After the strike of 1932, one woman would emerge as the leader of these militant workers. Johanna Cornelius, an Afrikaner member of the GWU, was arrested while participating in the strike of 1932. The police violently broke up the strike, attacking women with batons and clubs in the process. After Cornelius had been locked in a jail cell for several hours with another fellow protester, the police told her that they were being released due to the protests of a crowd outside threatening to storm the prison if the two girls were not released. (Gasa, 2007 188-189) Upon her release, Cornelius gave a speech calling on workers to demand a living wage and freedom. (Cornelius SAHO) This speech propelled her to leadership within the union, and by 1934 she was elected president. During this time period, she and some other GWU executives were sponsored by the Communist Party of South Africa to visit Soviet Russia. (Walker, 1982 64) As mentioned earlier, while women like Johanna Cornelius were certainly fighting for higher wages and better treatment in the work place that was not all. They were also fighting against the overall perception of women in South Africa and what they could accomplish. In this trip to Russia, the minds of these women were opened to several ideas that they had never been previously exposed to. It was a major learning experience for the women involved, who prior to the trip had not had the slightest idea who Lenin was. (Walker, 1982 64) They learned a lot about communism and the ideals of an equal society. The ideas that these women came back with empowered them and contradicted the unfair societal perception of women that their culture had. Her leadership in fighting for better wages for women and broadening the knowledge base of female leaders was very influential to the overall movement.

The Food and Canning Workers Union (FCWU) was another union that was very influential in furthering the progress of women’s industrial labor rights. The founder, Ray Alexander Simons, dedicated her life to the trade union movement. Born in Latvia in 1913, Simons became politically active by the time she was thirteen years of age. She moved to South Africa in 1929 and immediately got involved in the organisation and unionisation of workers. (Simons SAHO) While she was involved in many different organisations that fought for women’s and racial equality, her efforts within the FCWU most directly affected the plight of women in industrial jobs, particularly in the fruit canning industry.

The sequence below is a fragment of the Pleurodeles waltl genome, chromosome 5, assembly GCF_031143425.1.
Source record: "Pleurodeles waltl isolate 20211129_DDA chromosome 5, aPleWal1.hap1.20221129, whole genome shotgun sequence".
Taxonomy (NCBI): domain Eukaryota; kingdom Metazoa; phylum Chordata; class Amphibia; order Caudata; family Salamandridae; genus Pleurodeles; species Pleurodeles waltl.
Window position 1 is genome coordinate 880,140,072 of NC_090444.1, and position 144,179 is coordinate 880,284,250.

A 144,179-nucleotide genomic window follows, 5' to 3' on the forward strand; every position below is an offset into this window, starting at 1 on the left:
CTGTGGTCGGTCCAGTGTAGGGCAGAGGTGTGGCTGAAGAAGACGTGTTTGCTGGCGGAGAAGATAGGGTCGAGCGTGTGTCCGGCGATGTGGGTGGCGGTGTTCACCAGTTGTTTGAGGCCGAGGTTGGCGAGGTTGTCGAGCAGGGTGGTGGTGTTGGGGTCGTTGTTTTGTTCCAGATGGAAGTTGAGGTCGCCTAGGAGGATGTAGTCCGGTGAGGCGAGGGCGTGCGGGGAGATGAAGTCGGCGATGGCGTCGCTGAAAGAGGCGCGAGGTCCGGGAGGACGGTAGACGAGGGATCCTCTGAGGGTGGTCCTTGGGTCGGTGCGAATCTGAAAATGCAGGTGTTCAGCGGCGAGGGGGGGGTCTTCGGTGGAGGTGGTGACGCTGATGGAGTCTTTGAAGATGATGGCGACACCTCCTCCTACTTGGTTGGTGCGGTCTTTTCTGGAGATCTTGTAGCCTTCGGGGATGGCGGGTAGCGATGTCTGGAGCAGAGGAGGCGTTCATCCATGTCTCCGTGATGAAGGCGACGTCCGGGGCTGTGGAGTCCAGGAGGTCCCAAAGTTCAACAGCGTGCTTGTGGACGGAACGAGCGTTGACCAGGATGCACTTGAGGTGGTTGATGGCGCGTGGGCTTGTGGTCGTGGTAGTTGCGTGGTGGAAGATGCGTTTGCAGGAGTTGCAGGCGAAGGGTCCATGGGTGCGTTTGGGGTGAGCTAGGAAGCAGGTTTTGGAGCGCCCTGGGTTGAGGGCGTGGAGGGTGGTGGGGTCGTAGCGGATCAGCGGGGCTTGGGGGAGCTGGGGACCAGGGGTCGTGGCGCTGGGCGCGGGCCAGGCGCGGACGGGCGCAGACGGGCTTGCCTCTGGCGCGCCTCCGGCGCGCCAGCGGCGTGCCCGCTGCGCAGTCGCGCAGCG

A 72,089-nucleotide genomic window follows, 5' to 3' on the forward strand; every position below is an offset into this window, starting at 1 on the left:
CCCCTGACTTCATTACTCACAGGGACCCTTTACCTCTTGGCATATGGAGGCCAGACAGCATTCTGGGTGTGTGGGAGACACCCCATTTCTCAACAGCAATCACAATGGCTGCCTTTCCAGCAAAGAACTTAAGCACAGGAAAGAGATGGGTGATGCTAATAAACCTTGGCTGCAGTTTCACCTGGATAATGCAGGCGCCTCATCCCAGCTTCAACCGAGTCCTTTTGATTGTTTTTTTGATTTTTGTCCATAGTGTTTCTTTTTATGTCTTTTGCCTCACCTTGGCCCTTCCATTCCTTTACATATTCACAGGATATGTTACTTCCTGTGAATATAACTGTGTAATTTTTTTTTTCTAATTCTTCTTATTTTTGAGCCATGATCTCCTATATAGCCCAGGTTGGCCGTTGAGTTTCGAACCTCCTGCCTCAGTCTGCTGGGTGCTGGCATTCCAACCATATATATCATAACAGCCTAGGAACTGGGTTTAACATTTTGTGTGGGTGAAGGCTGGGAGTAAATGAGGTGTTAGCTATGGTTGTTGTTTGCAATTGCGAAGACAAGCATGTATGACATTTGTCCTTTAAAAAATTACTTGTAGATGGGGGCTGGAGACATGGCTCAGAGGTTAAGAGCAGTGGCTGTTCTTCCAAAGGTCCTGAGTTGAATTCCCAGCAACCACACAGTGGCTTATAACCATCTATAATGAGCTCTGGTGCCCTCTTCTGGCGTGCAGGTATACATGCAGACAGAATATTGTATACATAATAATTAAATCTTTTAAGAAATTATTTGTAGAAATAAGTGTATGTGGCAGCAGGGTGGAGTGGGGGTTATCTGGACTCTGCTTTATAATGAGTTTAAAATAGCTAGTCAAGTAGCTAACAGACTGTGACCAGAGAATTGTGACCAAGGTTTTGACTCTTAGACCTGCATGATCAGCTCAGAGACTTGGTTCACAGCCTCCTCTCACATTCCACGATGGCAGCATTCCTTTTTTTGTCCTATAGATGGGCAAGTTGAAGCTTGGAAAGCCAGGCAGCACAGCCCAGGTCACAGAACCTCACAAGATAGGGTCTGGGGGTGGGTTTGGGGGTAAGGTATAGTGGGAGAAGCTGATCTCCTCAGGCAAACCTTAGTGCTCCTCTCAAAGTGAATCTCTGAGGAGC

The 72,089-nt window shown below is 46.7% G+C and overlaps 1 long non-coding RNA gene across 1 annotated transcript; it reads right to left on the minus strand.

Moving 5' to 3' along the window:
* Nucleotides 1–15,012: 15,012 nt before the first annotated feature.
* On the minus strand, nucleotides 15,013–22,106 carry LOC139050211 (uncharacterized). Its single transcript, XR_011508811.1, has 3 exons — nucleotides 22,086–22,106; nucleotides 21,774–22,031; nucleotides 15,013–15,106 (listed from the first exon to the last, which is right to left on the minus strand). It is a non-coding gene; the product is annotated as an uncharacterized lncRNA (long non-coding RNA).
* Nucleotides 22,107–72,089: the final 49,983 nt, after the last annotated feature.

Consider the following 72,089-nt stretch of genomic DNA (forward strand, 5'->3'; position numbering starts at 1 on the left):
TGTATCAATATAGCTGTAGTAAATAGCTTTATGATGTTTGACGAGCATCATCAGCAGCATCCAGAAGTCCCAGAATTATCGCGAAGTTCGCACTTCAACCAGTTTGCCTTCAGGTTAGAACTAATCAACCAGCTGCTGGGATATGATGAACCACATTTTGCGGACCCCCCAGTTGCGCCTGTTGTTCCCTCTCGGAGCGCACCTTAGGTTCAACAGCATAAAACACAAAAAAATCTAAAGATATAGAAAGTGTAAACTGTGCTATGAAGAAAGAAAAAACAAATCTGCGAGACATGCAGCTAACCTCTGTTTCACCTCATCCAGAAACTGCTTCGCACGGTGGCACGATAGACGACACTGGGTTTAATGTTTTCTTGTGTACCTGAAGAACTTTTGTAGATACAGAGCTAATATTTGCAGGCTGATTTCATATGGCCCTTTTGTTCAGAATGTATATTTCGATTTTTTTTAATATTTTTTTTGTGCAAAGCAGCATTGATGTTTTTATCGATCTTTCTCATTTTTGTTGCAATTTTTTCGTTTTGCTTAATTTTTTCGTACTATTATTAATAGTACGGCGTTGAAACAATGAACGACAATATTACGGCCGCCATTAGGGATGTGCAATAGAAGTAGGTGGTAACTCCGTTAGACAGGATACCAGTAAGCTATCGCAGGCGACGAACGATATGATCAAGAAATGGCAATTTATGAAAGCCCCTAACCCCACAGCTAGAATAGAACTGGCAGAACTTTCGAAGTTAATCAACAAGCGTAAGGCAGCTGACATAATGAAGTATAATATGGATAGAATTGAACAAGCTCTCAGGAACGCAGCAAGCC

Simons founded the FCWU in 1941, and it soon became a great success. (Lockwood, 1978 2) While the union was not limited only to women, its membership was a majority female due to the fact that the industry included mostly women workers. Also, it was not racially biased, accepting both Black and White people. (Simons SAHO) The union was not only successful in raising the wages and improving the working conditions of the food and canning workers, but also very effective in politicising thousands of Black women. This exponentially increased the power and influence of the women’s trade union movement.

Simons’ relentless organisation of people to fight unfair labor practices inspired her followers. Oscar Mpetha, a member of the FCWU, said in a speech regarding her banning by the government that ‘Until Ray came we were slaves. If Ray dies we must die. Hand in hand

Simons pictured bottom right. Image source

and with all our hearts we must try to get Ray back.’ (Gasa, 2007 198) This inspiration led the union to a lot of success in winning rights for its members. In 1956, a branch of the union executed a protest against the requirement that all African women carry passes from the Labor Bureau to work, refusing to enter the work facility. The action caught on, and soon the managers were forced to take the women back without the dreaded documents. The union was also very dedicated and concerned with the issues of health, housing, and childcare. (Gasa, 2007 200) This focus was very meaningful to the female workers, who often struggled so much in balancing family life with work.

Direct union action was not the only benefit that the FCWU brought to the movement. The union also served as a training ground for politicising young women in order to add more power behind the push for women’s equality in the work place. One of these young women was Liz Abrahams. She grew up in a family of eight children in the Western Cape, and by the age of fourteen was working in a fruit canning factory in order to supplement her family’s income. As Abrahams grew older, she became more and more involved in the FCWU, eventually achieving positions on the organisation’s executive committee. She went on to become influential in a wide range of organisations, including the Federation of South African Women and the South African Congress of Trade Unions. (Abrahams SAHO) The work the FCWU did in politicising young women made a significant impact on the power of the movement, developing young leaders to fight for women’s rights in the work place. (Gasa, 2007 202 and Walker, 1982 119)